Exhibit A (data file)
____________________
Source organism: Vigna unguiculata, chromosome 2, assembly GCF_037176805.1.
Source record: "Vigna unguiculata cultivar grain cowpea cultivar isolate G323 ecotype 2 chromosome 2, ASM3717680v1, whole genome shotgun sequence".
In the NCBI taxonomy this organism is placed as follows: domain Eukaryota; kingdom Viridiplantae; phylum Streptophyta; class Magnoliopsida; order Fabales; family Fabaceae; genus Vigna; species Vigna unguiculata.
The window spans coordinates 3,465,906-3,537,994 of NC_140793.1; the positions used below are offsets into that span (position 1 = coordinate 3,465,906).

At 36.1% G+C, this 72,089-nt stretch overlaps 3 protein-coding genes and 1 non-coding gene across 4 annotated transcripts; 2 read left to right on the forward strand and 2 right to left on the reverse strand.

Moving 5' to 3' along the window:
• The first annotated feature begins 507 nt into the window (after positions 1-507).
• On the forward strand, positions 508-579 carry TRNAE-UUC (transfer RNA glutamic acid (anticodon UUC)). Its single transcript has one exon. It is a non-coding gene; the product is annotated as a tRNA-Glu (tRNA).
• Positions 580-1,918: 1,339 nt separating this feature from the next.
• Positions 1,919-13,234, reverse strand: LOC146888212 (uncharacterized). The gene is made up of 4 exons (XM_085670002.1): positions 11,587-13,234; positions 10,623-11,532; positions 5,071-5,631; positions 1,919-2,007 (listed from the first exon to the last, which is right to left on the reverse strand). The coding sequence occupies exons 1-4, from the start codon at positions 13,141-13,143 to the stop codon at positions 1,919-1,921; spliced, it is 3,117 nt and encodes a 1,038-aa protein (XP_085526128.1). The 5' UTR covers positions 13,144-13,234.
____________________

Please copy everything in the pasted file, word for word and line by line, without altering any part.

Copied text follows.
Source organism: Vigna unguiculata, chromosome 2, assembly GCF_037176805.1.
Source record: "Vigna unguiculata cultivar grain cowpea cultivar isolate G323 ecotype 2 chromosome 2, ASM3717680v1, whole genome shotgun sequence".
In the NCBI taxonomy this organism is placed as follows: domain Eukaryota; kingdom Viridiplantae; phylum Streptophyta; class Magnoliopsida; order Fabales; family Fabaceae; genus Vigna; species Vigna unguiculata.
The window spans coordinates 3,465,906-3,537,994 of NC_140793.1; the positions used below are offsets into that span (position 1 = coordinate 3,465,906).

At 36.1% G+C, this 72,089-nt stretch overlaps 3 protein-coding genes and 1 non-coding gene across 4 annotated transcripts; 2 read left to right on the forward strand and 2 right to left on the reverse strand.

Moving 5' to 3' along the window:
• The first annotated feature begins 507 nt into the window (after positions 1-507).
• On the forward strand, positions 508-579 carry TRNAE-UUC (transfer RNA glutamic acid (anticodon UUC)). Its single transcript has one exon. It is a non-coding gene; the product is annotated as a tRNA-Glu (tRNA).
• Positions 580-1,918: 1,339 nt separating this feature from the next.
• Positions 1,919-13,234, reverse strand: LOC146888212 (uncharacterized). The gene is made up of 4 exons (XM_085670002.1): positions 11,587-13,234; positions 10,623-11,532; positions 5,071-5,631; positions 1,919-2,007 (listed from the first exon to the last, which is right to left on the reverse strand). The coding sequence occupies exons 1-4, from the start codon at positions 13,141-13,143 to the stop codon at positions 1,919-1,921; spliced, it is 3,117 nt and encodes a 1,038-aa protein (XP_085526128.1). The 5' UTR covers positions 13,144-13,234.